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TalkTalk UK ISP Boss Criticises 50p Next Generation Broadband Tax

Posted: 02nd Nov, 2009 By: MarkJ
charles dunstoneCharles Dunstone, the boss of budget conscious broadband ISP TalkTalk ( The Carphone Warehouse ), has today attacked the UK government’s plans to impose an "unjust" 50p a month tax on all fixed phone lines (Next Generation Fund). The tax itself is supposedly designed to help boost deployment of new superfast broadband networks (i.e. fibre optic lines / FTTH etc.), though Dunstone fears that it could have the opposite effect.

The Digital Britain report (here) set a target of 2017 for 90% of UK homes and businesses to be within reach of next generation broadband lines and the levy is seen as critical for achieving this. But there are fears that, after its usefulness has expired, the 50p levy (generating up to £175m per year) could quickly turn into being just another tax (i.e. like road tax, which doesn't seem to get spent on roads).

Concerns have also been raised about the added cost for low income families, the difficulty in gaining fair distribution of the money itself, how the government might define a fixed phone line in the first place and the fact that the tax might not be enough to do the job. Suffice to say, Dunstone echo's these.

Charles Dunstone commented:

"This is an unjust and regressive tax on all phone customers which will subsidise mostly richer rural households that can afford high-priced super-fast broadband services. As well as being unfair, we estimate that the increase in price will mean that more than 100,000 mostly low-income homes will be forced to give up their broadband lines. This is wholly inconsistent with the Government's plans to tackle digital exclusion by increasing uptake and use of broadband.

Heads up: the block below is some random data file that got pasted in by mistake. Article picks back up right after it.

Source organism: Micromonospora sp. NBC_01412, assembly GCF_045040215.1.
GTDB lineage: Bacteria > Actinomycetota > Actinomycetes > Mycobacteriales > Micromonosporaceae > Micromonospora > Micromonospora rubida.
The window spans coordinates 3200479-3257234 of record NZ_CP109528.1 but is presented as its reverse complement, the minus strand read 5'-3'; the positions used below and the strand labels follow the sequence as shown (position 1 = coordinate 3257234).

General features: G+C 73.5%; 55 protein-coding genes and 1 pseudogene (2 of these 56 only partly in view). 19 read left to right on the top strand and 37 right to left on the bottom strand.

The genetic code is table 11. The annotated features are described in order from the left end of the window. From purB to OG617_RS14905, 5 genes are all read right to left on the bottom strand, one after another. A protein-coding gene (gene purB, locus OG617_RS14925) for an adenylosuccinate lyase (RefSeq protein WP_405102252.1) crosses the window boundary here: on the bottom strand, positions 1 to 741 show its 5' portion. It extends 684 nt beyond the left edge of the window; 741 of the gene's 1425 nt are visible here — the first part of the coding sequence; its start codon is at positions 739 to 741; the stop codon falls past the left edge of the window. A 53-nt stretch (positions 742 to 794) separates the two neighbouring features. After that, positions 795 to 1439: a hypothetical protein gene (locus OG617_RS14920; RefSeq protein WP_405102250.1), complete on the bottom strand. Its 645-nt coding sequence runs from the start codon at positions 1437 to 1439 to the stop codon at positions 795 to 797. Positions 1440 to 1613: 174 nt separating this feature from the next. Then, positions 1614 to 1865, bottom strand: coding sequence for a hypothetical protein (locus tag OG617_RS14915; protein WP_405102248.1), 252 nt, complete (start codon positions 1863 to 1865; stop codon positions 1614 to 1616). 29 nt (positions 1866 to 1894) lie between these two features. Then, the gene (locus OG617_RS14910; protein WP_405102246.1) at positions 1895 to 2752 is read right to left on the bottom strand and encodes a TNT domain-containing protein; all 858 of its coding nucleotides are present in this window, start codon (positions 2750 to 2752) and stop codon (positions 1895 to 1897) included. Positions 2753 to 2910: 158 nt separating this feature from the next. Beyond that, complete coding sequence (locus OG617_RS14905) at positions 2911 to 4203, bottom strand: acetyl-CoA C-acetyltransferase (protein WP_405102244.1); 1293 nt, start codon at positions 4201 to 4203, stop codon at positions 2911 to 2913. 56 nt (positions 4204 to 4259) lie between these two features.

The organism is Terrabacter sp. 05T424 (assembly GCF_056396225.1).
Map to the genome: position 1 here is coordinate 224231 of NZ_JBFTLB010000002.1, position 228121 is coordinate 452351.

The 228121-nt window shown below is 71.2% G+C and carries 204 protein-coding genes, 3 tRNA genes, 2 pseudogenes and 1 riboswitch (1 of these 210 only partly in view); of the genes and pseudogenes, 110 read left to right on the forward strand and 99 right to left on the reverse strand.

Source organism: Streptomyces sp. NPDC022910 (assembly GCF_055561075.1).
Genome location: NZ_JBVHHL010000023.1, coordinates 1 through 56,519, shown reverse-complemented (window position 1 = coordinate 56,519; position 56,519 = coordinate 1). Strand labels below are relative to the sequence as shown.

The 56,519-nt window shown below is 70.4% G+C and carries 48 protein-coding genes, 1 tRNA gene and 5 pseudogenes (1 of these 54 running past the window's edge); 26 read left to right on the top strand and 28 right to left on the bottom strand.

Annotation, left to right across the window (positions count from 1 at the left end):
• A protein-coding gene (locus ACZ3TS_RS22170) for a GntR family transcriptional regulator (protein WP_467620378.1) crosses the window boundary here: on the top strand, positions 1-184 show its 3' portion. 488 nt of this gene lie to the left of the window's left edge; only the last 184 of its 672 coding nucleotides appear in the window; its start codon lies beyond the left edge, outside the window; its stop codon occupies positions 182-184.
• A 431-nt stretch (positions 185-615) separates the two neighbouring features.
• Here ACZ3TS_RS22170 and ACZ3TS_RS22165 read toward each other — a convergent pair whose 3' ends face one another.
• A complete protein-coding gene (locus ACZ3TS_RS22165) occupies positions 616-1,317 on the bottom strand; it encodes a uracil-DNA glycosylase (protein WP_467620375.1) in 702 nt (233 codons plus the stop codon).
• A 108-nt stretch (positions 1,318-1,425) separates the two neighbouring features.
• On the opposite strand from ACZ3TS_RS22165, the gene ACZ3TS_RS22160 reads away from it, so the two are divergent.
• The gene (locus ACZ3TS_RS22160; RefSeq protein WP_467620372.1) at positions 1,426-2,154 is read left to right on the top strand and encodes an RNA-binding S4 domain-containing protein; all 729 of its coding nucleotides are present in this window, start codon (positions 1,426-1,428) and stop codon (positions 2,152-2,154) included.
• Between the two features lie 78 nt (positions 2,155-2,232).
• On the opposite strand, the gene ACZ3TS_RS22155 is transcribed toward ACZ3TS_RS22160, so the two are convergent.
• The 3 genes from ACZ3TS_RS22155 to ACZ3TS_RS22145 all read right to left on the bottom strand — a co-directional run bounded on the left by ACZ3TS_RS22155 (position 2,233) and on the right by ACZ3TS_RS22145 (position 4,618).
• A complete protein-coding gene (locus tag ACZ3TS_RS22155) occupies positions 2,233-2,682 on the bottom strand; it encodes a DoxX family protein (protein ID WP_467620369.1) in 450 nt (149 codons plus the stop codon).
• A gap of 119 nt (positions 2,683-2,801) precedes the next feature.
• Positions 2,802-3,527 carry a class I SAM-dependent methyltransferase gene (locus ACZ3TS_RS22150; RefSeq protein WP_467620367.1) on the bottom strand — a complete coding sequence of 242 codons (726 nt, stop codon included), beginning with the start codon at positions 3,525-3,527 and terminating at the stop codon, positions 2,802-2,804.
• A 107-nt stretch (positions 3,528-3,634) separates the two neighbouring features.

Crucially, the scheme is likely to delay next-generation broadband roll-out in rural areas rather than hasten it as private investors will wait for public funds to be made available. This will mean that much of the tax will be wasted investing in networks that the private sector would have built itself anyway."

It's easy to see how any extra tax on low-income groups could be problematic, though the idea that next generation broadband would only be affordable by "mostly richer rural households" is a bit flaky; budget conscious packages will no doubt be available.

We feel that a far better solution to the problem would have been for the government to remove or reduce the tax on fibre lines, which would make it easier for the private sector to invest in connecting more remote locations. Sadly there appears to be no government knowledge or support for this idea, including among opposition parties.

Speaking of political opposition, the UK Conservative Party has pledged to scrap the 50p tax, though this has prompted the labour government to rush the levy into law (i.e. Queens Speech) before next year’s general election. That would make it far more difficult to remove, assuming the Conservative’s actually won.

The 50p tax certainly seems to have plenty of opponents right now. However, playing devil’s advocate for a moment, we can't see how - without a cut in the fibre tax - private sector investment alone will solve the digital speed divide, well maybe in 15 or 20 years but that is surely unacceptable.
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